Yesterday was a very good day with a bit of a tragic undertone. I had my first checkup with my neurologist since being diagnosed with multiple sclerosis. I’ve been in to see his assistant, but I haven’t really got to talk with him about my health and prognosis. It was easy to see that he was pleased at how I’m doing. After an MRI a couple of weeks ago, there are no new lesions on my brain, no lesions are growing, and there isn’t any inflammation inside my brain anywhere. I knew that I was doing okay, but I wasn’t aware that I was doing quite so well. So, immensely pleased, I took myself to the mall for lunch and a chance to finish my Christmas shopping. The results of my shopping were mixed, mainly because I spent most of the time shopping for me. It was a fabulous time and ¯\_(ツ)_/¯ about my budget. I will pay it all back in due time. In sweet, due time. I was in the mood to celebrate, so I bought the most gorgeous golden jacket – like, reader, it looks like liquid gold. I’m obsessed. Then I had to buy a new pair of jeans, as it turns out the only pair I own is riddled with holes in the crotch. Annoying that. But thanks to divine providence and the blessed discounts of my GAP card, I got them for sixty percent off. That was smart shopping. I was so into this ‘treat yo self’ experience that I was going into all the shops. And then I stopped inside of ALDO and my heart stopped dead. Reader, I never knew what I was missing out on. Nobody ever told me that ALDO (which is delightfully close in name to ALDI) sold men’s shoes, and they certainly forgot to mention that they sell what look like Saint Laurent knockoffs for about one-fifth the price. I screamed, reader, when I saw what looked like for all the world Harry Styles’ chelsea boots in camel.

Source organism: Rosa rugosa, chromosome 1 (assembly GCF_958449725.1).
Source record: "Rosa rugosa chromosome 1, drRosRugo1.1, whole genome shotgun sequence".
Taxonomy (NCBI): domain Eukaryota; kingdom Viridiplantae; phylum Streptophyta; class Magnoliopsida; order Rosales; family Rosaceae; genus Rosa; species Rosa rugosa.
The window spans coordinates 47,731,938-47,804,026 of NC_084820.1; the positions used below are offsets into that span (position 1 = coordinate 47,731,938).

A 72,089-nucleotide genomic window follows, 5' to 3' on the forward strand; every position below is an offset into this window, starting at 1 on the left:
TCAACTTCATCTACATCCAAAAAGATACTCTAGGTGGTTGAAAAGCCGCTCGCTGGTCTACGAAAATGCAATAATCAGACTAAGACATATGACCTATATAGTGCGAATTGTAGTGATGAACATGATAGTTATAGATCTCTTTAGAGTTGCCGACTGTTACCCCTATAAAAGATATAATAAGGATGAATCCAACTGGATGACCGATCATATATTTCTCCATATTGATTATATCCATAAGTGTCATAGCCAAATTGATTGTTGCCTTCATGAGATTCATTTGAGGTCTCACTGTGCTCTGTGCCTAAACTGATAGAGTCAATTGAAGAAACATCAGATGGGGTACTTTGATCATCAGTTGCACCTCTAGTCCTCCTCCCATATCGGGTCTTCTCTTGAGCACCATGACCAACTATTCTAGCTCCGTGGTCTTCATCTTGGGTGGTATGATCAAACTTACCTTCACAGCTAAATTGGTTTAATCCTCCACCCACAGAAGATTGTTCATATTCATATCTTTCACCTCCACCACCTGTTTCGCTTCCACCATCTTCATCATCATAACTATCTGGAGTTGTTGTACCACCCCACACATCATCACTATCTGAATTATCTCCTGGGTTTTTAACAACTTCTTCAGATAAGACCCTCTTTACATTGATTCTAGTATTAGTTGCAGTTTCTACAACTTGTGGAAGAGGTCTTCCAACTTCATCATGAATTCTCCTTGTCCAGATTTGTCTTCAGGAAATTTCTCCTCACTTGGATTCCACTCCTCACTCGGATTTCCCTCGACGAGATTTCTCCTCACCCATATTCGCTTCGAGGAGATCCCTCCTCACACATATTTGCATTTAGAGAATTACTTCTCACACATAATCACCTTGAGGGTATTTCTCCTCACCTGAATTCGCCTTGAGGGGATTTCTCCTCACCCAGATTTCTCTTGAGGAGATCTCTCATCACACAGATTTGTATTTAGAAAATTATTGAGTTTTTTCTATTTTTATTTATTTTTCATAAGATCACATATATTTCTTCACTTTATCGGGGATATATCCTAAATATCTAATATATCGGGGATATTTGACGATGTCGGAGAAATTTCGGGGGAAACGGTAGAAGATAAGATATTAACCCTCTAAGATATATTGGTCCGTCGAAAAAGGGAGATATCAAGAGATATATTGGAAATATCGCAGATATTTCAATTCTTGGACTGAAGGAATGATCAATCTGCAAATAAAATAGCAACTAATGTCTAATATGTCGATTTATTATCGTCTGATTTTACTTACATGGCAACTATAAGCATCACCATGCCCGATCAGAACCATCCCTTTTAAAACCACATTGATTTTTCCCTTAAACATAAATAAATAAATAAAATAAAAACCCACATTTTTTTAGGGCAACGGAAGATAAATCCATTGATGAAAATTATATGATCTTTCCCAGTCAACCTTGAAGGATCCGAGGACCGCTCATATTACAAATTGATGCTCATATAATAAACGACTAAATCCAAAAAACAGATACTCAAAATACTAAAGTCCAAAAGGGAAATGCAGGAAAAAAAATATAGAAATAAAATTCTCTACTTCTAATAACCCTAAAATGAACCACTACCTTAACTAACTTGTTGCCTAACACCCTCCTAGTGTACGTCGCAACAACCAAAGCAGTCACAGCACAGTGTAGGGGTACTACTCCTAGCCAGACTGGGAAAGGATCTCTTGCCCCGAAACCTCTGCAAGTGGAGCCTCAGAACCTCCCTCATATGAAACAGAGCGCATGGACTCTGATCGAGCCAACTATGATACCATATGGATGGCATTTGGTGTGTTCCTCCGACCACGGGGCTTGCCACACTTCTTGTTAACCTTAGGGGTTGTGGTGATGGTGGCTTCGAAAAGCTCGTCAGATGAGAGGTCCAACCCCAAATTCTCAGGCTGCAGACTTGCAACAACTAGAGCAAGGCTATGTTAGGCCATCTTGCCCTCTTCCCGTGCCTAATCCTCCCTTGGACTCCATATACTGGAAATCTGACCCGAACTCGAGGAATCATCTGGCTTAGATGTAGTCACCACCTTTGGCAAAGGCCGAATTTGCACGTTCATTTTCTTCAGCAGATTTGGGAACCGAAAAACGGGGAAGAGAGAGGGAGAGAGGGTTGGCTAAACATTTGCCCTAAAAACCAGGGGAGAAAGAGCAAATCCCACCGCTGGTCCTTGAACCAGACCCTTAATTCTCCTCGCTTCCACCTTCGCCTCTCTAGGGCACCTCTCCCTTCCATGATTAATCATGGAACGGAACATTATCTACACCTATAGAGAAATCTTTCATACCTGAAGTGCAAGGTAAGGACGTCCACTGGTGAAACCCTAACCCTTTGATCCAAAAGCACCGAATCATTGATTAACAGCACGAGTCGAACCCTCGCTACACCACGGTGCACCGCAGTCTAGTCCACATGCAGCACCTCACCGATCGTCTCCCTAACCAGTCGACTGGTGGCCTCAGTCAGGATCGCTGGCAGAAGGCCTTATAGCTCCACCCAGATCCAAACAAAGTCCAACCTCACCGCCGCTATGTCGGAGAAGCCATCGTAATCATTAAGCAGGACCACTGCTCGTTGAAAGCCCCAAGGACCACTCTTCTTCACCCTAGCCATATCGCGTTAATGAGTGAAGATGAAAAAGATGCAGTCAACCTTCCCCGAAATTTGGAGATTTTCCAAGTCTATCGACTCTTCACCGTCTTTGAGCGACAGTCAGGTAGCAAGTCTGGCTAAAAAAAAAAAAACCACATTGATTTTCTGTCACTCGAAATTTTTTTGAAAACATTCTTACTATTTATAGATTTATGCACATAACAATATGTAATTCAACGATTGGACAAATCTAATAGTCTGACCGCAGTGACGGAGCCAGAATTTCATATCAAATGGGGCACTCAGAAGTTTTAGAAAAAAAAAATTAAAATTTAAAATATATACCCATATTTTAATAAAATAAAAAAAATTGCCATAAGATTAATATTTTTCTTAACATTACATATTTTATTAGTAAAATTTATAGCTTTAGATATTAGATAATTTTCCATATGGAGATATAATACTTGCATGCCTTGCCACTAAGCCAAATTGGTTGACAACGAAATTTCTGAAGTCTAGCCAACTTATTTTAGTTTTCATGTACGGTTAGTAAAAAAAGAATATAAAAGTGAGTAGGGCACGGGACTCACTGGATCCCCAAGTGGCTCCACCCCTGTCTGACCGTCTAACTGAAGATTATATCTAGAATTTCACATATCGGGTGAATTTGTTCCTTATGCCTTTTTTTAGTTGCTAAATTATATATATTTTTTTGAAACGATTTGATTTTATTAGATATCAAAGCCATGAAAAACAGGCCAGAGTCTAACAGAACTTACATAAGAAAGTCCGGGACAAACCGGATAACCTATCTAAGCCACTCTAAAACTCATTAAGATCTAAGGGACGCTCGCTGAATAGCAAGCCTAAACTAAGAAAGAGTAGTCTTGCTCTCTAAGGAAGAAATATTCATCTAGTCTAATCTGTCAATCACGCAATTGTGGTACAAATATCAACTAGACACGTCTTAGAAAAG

I squeaked repeatedly, but didn’t feel like spending $155 on shoes that night. Instead, I took myself to dinner at the Wine Experience, and during that marvelous excursion, I sipped a lovely white wine from Italy as news came in about a terrorist attack in Berlin. You’re going to read more about that later, but it profoundly impacted me, reader. I have this silly notion in my mind (that I know isn’t true) that terrorists are stalking me. Everywhere I go, a number of months later, they strike. It’s unnerving. And I felt bad because Berlin is full of some of the kindest Europeans that I have ever met.. And then I thought about my boots, which is the epitome of selfishness, but people don’t make rational decisions when they’re emotional. So I went and bought them in defiance of terrorism. If they’re going to kill me, and to be honest with the amount I travel, this is the likeliest cause of death for me, I’m going to die looking hella cute. Funeral plans, as always, are available here. Cremate me in my new boots. I look amazing.